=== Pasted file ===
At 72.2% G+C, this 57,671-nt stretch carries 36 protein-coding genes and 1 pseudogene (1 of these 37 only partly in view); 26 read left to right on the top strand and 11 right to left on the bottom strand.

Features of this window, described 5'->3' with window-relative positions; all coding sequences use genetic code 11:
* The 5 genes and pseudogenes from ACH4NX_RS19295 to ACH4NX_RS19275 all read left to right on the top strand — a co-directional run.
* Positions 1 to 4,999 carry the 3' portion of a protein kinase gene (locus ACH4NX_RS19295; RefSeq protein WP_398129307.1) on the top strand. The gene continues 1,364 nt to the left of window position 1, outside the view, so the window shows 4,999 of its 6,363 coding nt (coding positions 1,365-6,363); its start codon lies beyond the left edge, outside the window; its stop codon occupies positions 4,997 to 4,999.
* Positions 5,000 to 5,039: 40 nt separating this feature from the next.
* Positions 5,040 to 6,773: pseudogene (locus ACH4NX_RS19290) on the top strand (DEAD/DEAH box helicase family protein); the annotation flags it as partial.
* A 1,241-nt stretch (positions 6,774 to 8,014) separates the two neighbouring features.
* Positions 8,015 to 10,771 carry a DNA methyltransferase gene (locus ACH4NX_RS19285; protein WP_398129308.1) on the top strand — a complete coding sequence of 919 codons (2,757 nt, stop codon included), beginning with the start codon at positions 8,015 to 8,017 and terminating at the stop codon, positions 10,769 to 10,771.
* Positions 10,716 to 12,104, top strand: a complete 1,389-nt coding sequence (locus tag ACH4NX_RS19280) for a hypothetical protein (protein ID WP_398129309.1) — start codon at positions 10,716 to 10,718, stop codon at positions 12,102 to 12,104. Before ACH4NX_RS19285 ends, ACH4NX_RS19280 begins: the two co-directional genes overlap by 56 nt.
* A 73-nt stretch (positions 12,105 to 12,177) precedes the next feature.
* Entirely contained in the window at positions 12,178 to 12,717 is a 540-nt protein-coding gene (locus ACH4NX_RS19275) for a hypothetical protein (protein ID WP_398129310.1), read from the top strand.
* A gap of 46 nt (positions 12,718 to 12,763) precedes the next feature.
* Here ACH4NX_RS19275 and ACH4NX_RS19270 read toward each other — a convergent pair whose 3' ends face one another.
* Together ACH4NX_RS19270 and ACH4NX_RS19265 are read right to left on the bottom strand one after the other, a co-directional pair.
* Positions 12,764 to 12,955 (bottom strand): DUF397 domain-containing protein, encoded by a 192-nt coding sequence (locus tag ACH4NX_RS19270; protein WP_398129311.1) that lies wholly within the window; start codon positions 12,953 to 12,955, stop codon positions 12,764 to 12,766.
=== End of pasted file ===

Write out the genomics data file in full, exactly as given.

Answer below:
At 72.2% G+C, this 57,671-nt stretch carries 36 protein-coding genes and 1 pseudogene (1 of these 37 only partly in view); 26 read left to right on the top strand and 11 right to left on the bottom strand.

Features of this window, described 5'->3' with window-relative positions; all coding sequences use genetic code 11:
* The 5 genes and pseudogenes from ACH4NX_RS19295 to ACH4NX_RS19275 all read left to right on the top strand — a co-directional run.
* Positions 1 to 4,999 carry the 3' portion of a protein kinase gene (locus ACH4NX_RS19295; RefSeq protein WP_398129307.1) on the top strand. The gene continues 1,364 nt to the left of window position 1, outside the view, so the window shows 4,999 of its 6,363 coding nt (coding positions 1,365-6,363); its start codon lies beyond the left edge, outside the window; its stop codon occupies positions 4,997 to 4,999.
* Positions 5,000 to 5,039: 40 nt separating this feature from the next.
* Positions 5,040 to 6,773: pseudogene (locus ACH4NX_RS19290) on the top strand (DEAD/DEAH box helicase family protein); the annotation flags it as partial.
* A 1,241-nt stretch (positions 6,774 to 8,014) separates the two neighbouring features.
* Positions 8,015 to 10,771 carry a DNA methyltransferase gene (locus ACH4NX_RS19285; protein WP_398129308.1) on the top strand — a complete coding sequence of 919 codons (2,757 nt, stop codon included), beginning with the start codon at positions 8,015 to 8,017 and terminating at the stop codon, positions 10,769 to 10,771.
* Positions 10,716 to 12,104, top strand: a complete 1,389-nt coding sequence (locus tag ACH4NX_RS19280) for a hypothetical protein (protein ID WP_398129309.1) — start codon at positions 10,716 to 10,718, stop codon at positions 12,102 to 12,104. Before ACH4NX_RS19285 ends, ACH4NX_RS19280 begins: the two co-directional genes overlap by 56 nt.
* A 73-nt stretch (positions 12,105 to 12,177) precedes the next feature.
* Entirely contained in the window at positions 12,178 to 12,717 is a 540-nt protein-coding gene (locus ACH4NX_RS19275) for a hypothetical protein (protein ID WP_398129310.1), read from the top strand.
* A gap of 46 nt (positions 12,718 to 12,763) precedes the next feature.
* Here ACH4NX_RS19275 and ACH4NX_RS19270 read toward each other — a convergent pair whose 3' ends face one another.
* Together ACH4NX_RS19270 and ACH4NX_RS19265 are read right to left on the bottom strand one after the other, a co-directional pair.
* Positions 12,764 to 12,955 (bottom strand): DUF397 domain-containing protein, encoded by a 192-nt coding sequence (locus tag ACH4NX_RS19270; protein WP_398129311.1) that lies wholly within the window; start codon positions 12,953 to 12,955, stop codon positions 12,764 to 12,766.